There now follows a series of blog articles based on my notes and activities at GMB Congress 22, they are tagged as such. I was a delegate from my Branch, and thus part of the London Region delegation. The first motion we had to move was M66 on the Union training programme.

Our key demand is that they unbundle the H&S reps from the workplace organiser training. The current training is 30 days on block release and without facility time an onerous commitment and while it can be spread over several years this relies on someone staying at the same place for long enough.

Our key insight is that we can get the Union in the door via H&S, it only takes two people, it takes 50% of the work force to win a recognition dispute.

We asked for a CEC i.e. national review of the training programme, but even this the CEC asked for refer and will probably dump this on the Regions which isn’t really what we wanted. I asked the Regional delegation to ask fora better recommendation, but they didn’t want to.

I said,

President, Congress, Dave Levy, London Central General

We have a very disparate branch, we have as far as we know over 250 work places with an average membership/workplace of under 5. Making reps is hard and this motion asks for an easier to complete training programme.

This motion is not designed to be a criticism of current provision or of personell onvolved in training delivery, it is meant to be an expression of insight from our branches unusual but not unquie organisational structure.

Our organisational problem is workplace communication and  yet to be a recognised rep. one needs to take 20 days of training in four five day chunks; our members find it hard since most do not have facility agreements, this can only be done on annual or unpaid leave. The block release requirement is also likely to be difficult for low paid and those with caring responsibility. The most recent graduate of the training programme did it over two years, not exactly quick. I recognise that we are relying on an independent certification for our training programmes, a significant constraint on programme design, but maybe we shouldn’t.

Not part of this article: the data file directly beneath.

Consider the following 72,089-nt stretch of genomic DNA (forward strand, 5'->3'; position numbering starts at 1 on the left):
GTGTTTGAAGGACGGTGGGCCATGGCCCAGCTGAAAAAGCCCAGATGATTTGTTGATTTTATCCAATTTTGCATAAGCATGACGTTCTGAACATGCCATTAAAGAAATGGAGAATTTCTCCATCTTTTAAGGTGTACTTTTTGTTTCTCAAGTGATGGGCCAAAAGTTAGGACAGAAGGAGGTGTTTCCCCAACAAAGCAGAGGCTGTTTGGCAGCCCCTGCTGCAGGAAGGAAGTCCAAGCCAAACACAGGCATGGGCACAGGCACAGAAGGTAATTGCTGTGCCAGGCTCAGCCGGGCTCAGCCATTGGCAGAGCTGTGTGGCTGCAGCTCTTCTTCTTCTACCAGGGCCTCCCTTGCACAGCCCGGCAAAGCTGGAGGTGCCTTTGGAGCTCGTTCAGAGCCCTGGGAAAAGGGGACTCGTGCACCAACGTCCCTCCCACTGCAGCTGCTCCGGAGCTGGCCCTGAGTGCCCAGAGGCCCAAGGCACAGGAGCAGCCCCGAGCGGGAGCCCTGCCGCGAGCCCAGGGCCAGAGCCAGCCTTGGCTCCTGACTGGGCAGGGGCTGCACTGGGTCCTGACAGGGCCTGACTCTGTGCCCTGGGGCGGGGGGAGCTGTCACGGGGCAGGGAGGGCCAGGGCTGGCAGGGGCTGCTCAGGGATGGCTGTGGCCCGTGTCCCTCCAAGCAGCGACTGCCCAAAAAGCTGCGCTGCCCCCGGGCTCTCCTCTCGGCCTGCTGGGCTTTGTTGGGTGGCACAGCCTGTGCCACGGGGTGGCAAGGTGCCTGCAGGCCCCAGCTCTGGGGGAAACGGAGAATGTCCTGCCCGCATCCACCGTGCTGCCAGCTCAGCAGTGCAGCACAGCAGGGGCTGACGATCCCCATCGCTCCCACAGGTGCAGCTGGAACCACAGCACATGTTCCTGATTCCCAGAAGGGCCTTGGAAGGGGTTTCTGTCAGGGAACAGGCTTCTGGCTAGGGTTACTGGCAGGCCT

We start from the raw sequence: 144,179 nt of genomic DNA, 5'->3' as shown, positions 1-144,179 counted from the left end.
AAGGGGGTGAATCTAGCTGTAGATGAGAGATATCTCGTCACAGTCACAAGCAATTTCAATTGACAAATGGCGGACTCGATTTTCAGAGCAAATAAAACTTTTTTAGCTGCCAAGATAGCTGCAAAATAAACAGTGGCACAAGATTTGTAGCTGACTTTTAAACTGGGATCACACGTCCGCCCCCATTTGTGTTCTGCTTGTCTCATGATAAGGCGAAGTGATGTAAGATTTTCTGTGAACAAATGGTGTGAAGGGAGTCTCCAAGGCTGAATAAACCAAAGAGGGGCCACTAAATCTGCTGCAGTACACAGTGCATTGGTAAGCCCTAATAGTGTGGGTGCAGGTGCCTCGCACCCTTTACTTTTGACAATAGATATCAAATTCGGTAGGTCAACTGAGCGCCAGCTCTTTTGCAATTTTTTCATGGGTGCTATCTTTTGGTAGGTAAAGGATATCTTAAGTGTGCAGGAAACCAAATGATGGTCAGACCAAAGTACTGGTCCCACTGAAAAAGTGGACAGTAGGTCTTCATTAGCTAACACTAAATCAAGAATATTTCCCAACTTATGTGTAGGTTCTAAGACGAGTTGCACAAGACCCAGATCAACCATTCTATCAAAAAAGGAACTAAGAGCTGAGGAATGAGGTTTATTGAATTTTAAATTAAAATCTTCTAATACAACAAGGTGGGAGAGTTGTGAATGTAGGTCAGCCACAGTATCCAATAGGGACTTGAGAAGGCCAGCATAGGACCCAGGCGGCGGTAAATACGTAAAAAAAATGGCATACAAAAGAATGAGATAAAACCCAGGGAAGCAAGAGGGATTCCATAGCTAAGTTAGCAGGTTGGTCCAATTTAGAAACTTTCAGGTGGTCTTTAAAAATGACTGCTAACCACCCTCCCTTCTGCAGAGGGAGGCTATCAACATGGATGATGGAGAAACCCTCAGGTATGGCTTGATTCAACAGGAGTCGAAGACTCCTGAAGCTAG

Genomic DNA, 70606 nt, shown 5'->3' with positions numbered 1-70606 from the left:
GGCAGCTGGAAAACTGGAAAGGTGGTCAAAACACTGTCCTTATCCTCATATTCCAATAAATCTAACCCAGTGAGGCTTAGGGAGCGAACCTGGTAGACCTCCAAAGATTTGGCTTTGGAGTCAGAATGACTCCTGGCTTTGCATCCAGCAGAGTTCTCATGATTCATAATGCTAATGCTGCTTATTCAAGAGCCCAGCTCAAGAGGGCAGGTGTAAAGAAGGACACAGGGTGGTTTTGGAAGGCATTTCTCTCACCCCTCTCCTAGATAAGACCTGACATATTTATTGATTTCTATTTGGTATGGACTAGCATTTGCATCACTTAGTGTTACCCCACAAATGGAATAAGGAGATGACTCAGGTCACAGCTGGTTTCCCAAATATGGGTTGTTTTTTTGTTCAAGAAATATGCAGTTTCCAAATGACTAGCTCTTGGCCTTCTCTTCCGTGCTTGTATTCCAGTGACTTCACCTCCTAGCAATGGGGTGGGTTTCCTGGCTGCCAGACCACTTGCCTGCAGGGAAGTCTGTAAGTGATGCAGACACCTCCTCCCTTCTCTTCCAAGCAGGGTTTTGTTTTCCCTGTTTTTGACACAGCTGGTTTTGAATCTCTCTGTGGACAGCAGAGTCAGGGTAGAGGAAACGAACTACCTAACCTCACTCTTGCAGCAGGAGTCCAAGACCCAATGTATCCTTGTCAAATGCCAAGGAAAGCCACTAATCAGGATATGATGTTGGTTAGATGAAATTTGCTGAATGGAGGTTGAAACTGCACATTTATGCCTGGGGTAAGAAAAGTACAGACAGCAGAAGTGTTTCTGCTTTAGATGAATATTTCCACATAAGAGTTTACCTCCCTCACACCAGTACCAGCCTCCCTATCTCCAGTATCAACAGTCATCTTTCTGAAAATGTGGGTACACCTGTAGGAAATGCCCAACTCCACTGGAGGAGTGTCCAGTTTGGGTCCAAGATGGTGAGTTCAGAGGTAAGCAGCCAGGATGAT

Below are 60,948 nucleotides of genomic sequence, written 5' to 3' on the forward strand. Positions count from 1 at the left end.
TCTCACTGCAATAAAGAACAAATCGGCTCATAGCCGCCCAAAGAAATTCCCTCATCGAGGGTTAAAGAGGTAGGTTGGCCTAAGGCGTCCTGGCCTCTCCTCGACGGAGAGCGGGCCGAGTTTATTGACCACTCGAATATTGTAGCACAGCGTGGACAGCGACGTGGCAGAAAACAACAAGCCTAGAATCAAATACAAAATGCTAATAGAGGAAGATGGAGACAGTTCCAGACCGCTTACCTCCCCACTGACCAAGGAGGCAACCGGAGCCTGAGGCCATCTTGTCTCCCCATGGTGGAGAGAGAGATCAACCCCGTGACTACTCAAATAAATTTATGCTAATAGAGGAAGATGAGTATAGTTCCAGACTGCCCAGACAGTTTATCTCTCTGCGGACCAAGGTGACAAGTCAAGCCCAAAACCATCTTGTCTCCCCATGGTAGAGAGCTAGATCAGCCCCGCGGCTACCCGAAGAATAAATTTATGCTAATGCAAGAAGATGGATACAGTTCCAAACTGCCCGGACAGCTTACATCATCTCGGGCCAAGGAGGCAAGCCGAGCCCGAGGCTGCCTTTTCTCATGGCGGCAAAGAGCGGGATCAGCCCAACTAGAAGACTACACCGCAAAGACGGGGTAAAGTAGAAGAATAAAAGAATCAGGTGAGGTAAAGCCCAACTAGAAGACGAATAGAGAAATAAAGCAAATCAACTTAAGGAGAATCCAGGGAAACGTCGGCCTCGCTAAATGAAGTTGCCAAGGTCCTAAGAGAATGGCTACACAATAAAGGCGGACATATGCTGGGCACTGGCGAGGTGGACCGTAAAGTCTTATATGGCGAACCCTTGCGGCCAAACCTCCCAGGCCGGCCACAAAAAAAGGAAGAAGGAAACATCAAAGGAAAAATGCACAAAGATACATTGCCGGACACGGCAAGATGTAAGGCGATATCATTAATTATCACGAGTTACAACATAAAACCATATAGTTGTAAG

Our organisational issues are compounded by the Union’s requirement that we will not train or recognise H&S reps only. To force management to set up a H&S committee, we need two people; to win a recognition agreement we need 50% of the workforce. Our failure to create accredited H&S reps means we are missing a trick.

We are convinced that the high training barrier to entry to becoming a rep is an inhibition to organisation success and that we can do better.

We also believe that the high training barrier to entry may discriminate against women and disabled members. In this post Monaghan world, again we should look to do better. If you’re not a rep, you are likely to be considered unsuitable to stand for the Regional Council which is a further gateway to positions of leadership in the Union.

This motion asks the CEC to look at our training strategies and programmes and to make them more suitable for the modern, nomadic work force, to make them more family friendly, easier to provide a work life balance and to split the training and accreditation for our H&S reps and Workplace organisers.

I am disappointed that this motion was not marked as support with qualification which given their comments they could easily have done, we are not proscribing an answer here;  the CEC will ask us to refer and we agree.

The motion said,

M66 Training of workplace reps and health and safety reps

Congress believes that the current model of training carried out by the GMB in developing new work place reps is over reliant on block release and is no longer appropriate to cater for the challenges of the modern workforce.

The GMB reps curriculum is 20 days or more, and this is a burden to members  without facility time and is a disproportionate burden on those with family commitments more usually women.

Workers who are able to take paid time off in the private sector to attend training are very rare indeed. Many of our organised workplaces do not have adequate facility time agreements.

We require training that caters for this group of workers alongside workers in the gig economy and all patterns of work.

This could include evenings, weekends and the use of technology used so successfully during the pandemic.

Congress calls on the CEC to carry out an urgent and thorough review and then implement the changes required to enable all our members the opportunities to become trained reps and ambassadors of our GMB union at work.

GMB Congress 22 and training of reps.
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